At least since the Legal Realists’ early twentieth-century critique, legal theorists have struggled to understand the relationship between law and reason. Other disciplines can help with that project. The longstanding trend toward economic analysis is one well-developed approach. Recent scholarship looks to both economics and psychology to analyze the law of risk. In this article, I use anthropological theories of ritual and magic to reconsider the role of doctrinal reasoning and formal procedure in adjudication and adjudication’s role in social change. I argue that aspects of law regarded as irrational “magic” may contribute to adjudication’s social effects and meaning.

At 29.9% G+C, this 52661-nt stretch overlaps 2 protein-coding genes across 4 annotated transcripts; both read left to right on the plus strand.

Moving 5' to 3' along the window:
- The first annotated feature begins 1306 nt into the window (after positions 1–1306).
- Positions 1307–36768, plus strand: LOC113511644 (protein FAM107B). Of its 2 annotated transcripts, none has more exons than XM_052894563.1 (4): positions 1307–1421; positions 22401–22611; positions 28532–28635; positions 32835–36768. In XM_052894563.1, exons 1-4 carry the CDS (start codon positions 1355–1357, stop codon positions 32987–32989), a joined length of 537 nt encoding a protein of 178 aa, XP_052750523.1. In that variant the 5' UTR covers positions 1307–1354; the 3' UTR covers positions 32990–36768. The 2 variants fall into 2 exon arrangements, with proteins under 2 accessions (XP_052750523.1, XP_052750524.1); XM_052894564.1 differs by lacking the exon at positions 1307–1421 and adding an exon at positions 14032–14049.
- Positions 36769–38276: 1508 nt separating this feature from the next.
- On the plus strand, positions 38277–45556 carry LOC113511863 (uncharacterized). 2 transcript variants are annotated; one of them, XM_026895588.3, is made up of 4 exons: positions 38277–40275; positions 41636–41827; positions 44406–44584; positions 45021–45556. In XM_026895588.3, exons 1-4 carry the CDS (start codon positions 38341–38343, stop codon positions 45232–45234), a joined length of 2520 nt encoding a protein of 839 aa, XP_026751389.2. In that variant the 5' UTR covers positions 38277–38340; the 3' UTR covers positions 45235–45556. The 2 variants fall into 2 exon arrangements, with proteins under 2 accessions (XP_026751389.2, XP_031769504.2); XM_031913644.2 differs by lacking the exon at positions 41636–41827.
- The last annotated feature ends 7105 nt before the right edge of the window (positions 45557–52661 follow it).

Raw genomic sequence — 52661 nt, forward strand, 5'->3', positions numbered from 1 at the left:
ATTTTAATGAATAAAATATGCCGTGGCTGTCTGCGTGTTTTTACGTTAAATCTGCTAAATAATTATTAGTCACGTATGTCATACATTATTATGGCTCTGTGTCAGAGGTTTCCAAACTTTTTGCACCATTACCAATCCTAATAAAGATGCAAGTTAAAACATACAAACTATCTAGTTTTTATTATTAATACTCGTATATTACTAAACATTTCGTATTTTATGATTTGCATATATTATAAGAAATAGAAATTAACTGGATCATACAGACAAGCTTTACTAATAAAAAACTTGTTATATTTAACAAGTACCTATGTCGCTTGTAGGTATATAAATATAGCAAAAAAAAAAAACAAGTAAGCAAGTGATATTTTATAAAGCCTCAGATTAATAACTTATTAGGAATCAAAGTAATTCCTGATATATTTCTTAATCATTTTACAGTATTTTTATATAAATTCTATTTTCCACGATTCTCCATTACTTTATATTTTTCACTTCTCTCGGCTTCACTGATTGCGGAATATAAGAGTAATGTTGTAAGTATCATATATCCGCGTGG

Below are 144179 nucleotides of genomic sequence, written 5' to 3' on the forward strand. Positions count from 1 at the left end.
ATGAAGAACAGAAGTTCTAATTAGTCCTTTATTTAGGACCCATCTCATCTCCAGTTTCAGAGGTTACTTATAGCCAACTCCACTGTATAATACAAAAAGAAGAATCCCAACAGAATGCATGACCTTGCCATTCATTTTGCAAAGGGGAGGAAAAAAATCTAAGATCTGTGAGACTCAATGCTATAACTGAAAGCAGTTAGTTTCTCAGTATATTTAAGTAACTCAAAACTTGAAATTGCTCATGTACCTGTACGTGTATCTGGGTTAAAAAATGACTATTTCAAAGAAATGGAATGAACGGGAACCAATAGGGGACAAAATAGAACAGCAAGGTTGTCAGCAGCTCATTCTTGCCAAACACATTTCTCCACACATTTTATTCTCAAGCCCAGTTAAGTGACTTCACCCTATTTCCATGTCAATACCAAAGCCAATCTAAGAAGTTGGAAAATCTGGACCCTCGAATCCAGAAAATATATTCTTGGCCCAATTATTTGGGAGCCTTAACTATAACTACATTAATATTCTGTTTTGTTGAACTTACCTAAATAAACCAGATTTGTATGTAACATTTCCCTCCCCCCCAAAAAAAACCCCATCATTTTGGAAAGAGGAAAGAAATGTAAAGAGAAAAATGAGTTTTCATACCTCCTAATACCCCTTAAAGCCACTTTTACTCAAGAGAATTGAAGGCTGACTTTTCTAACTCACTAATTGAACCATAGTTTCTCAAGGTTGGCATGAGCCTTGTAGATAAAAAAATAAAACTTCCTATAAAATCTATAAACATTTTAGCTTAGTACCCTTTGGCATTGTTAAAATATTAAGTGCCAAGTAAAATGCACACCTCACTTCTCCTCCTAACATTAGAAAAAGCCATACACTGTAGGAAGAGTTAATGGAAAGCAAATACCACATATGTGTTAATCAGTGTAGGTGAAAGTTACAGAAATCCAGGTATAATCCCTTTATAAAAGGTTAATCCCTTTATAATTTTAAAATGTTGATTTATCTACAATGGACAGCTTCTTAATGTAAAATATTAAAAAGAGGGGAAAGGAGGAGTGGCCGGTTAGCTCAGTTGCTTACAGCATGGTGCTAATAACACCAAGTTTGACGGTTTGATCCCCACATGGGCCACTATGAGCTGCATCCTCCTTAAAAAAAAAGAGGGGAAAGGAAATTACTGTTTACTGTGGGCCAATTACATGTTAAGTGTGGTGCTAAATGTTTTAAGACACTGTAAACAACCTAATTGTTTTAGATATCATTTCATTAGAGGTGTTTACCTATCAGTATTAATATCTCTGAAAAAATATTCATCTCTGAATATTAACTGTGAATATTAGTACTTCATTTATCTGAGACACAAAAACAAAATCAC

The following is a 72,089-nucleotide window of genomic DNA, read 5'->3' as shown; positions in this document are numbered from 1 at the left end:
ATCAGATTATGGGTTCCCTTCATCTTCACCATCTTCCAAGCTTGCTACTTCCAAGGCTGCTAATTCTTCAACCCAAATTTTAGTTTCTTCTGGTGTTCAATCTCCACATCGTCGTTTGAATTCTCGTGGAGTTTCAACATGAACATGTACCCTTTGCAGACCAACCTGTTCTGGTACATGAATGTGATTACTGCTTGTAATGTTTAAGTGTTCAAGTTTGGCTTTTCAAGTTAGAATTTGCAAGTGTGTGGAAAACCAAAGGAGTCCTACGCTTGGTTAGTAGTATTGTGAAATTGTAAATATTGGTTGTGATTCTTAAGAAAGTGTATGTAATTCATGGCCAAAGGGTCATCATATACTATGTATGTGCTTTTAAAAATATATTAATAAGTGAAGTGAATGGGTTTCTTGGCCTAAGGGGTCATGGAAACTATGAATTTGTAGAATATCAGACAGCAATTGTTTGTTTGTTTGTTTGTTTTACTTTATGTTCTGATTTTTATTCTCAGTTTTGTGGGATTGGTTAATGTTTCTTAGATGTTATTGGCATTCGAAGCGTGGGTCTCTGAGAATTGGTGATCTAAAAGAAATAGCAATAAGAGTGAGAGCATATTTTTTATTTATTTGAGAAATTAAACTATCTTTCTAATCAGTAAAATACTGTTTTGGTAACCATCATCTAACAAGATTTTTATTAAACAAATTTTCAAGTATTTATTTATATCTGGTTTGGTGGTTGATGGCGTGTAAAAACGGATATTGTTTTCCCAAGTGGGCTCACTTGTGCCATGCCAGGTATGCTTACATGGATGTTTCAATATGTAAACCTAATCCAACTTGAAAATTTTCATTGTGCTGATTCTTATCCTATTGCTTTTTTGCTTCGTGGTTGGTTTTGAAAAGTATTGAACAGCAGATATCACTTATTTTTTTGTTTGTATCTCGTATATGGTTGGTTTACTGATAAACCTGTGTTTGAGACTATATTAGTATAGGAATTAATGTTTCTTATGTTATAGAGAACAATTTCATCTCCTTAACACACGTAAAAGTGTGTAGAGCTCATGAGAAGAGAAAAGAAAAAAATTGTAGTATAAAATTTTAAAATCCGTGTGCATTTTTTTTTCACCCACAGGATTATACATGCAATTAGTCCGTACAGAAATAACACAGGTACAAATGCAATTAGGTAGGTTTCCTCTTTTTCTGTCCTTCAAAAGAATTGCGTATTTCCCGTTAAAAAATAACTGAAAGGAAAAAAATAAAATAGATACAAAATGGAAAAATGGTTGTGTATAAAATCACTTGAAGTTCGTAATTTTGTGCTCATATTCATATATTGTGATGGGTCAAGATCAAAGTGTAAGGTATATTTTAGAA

The idea that law has something in common with magic is not new. In the 1920s and 1930s, the American Legal Realists expressed their critique of legal rationality by complaining that judges practice “legal magic.” According to the Realists, legal outcomes were actually determined by judges’ individual preferences and ideology. Traditional legal methods—precedential hierarchies, doctrinal formulas, and procedural rules—were nothing but “magic solving words,” “word ritual,” and “legal myth” that obscured the real reasons for court decisions. Although the most important Realist writings were produced some seventy years ago, they exert a powerful continuing influence. Today’s ascendant economic approach to legal analysis is a Realist descendent. And while little has been written about the Realists’ analysis of legal magic, references to “talismanic” legal reasoning and “magic words” crop up with some regularity in case law to this day. Moreover, a few scholars have recently begun again to recognize the connections among law, magic, and ritual. . . .